• Decision here.

Solicitor’s reprimand challenge backfires with tougher penalty for acting in conflict” —

  • “The founder of an NSW boutique firm was hit with a harsher penalty after appealing the reprimand she received for acting in conflict by representing both a longstanding client and her family members.”
  • “Maria Di Giovanni, a founder of Iron Cove Law in Drummoyne, was ordered to complete an ethics course and issue an apology to a client she had known for a decade and had formed a relationship with that was “closer to friendship” than solicitor-client.”
  • “In May 2023, the Council of the Law Society of NSW found Di Giovanni engaged in unsatisfactory professional conduct by advising both the client and her family members in a commercial property conveyance of a multimillion-dollar property in Sydney.”
  • “The council originally imposed a reprimand and ordered that she undertake an ethics course, which, ‘to her credit,’ Di Giovanni completed despite challenging the findings simultaneously.”
  • “This month, NSW Civil and Administrative Tribunal (NCAT) principal member Aaron Suthers and senior member Michelle Sindler said Di Giovanni’s conduct in the appeal ‘indicates that she has not learnt from the course in respect of having gained an understanding of the fundamental complications of acting for both parties.'”
  • “Given Di Giovanni’s evidence that conveyancing forms ‘a considerable part of her practice,’ she was ordered to complete a further course on informed consent and how conflicts arise.”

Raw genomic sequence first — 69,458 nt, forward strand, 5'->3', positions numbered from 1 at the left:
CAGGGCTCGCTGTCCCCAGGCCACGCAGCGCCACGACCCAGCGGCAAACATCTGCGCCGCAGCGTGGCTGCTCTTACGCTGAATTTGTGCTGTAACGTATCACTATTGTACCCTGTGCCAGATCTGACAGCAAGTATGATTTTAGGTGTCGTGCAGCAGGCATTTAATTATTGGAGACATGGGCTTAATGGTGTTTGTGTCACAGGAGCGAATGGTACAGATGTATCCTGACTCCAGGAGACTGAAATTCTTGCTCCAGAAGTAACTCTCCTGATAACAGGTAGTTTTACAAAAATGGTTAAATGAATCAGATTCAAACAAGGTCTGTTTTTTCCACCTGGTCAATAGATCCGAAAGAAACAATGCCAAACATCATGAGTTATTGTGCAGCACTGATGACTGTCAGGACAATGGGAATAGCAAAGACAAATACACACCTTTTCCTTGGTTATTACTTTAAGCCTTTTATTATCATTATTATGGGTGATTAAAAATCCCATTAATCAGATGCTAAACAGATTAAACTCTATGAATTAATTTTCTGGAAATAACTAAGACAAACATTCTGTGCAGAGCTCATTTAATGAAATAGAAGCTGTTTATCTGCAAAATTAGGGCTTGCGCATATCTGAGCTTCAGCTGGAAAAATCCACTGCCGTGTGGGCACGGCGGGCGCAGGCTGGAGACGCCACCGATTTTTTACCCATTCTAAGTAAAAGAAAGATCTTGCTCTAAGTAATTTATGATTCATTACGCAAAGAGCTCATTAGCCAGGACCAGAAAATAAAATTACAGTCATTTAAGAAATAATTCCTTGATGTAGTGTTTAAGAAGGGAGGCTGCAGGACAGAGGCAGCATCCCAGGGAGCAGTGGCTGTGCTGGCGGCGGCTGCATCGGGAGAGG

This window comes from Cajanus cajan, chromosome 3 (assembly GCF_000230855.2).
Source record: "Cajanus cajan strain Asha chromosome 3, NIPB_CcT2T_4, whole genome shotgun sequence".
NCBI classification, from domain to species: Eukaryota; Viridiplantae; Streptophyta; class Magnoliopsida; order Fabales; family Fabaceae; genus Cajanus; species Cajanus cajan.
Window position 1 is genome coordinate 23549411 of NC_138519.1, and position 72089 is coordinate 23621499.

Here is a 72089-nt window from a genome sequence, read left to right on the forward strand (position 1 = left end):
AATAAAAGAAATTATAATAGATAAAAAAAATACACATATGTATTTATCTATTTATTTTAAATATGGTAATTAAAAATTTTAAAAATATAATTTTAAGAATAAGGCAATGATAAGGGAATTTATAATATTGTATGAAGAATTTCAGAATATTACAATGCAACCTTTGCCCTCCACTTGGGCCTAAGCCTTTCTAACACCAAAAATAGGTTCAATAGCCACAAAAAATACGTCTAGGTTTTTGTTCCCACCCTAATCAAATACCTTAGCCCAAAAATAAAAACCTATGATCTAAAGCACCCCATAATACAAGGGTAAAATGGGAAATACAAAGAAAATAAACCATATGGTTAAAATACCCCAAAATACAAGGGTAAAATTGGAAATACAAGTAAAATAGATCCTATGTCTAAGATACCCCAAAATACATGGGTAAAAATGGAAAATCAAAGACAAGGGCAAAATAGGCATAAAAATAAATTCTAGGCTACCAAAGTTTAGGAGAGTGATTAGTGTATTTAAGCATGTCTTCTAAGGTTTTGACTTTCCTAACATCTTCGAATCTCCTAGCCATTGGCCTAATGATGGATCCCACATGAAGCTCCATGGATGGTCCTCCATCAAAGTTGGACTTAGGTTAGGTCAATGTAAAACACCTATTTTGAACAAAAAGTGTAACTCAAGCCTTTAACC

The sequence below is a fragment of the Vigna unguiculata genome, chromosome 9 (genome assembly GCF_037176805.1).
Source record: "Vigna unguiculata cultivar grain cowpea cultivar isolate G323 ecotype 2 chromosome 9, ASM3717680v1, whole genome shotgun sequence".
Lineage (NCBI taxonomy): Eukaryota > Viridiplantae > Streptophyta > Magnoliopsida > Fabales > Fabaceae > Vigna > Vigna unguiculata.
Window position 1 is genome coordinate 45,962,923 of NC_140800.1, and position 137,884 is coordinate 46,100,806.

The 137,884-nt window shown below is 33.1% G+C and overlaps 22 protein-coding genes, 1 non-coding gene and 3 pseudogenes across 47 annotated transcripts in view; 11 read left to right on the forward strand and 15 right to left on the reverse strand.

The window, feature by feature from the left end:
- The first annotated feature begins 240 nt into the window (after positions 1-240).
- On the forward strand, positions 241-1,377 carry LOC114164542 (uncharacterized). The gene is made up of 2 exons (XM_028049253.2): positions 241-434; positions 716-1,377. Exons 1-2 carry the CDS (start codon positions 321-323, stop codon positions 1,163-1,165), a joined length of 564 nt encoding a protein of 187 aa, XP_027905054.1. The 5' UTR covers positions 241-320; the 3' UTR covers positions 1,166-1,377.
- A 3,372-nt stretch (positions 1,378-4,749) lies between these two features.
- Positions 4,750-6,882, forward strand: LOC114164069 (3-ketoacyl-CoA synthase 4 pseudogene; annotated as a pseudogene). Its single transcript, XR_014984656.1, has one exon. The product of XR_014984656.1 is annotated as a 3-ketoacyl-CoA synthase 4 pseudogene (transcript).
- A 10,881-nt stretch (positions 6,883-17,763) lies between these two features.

• “The tribunal was told that by the time of the conveyancing, the client was struggling with regulatory compliance issues from owning a commercial property in a superannuation fund – which Di Giovanni also acted for – and this was ‘exacerbated’ by his wife’s death.”
  • “The client had asked Di Giovanni to assist with selling the property but, when he changed his mind, Di Giovanni discussed the potential advantages of a private sale and advised him ‘certain members of her family … may have an interest in purchasing it.'”
  • “After the contract was executed, Di Giovanni wrote to her family members about the potential dangers of acting for both parties and advised them the firm would cease acting if this became an issue. She did not issue this same advice to the client at that time.”
  • “When the client said he wanted to resile from the contract, Di Giovanni did not cease acting. Instead, she attempted to negotiate mutual rescission, with the client’s company to pay the family member’s reasonably incurred costs. NCAT said this did not work.”
  • “It was then that Di Giovanni told the client it ‘may be prudent for you to obtain independent legal advice.'”
  • “The client alleged in a letter to the Law Society that he ‘felt like the property had been stolen from under my nose by my solicitor and sold to her relatives for the same price I paid for it two years earlier.'”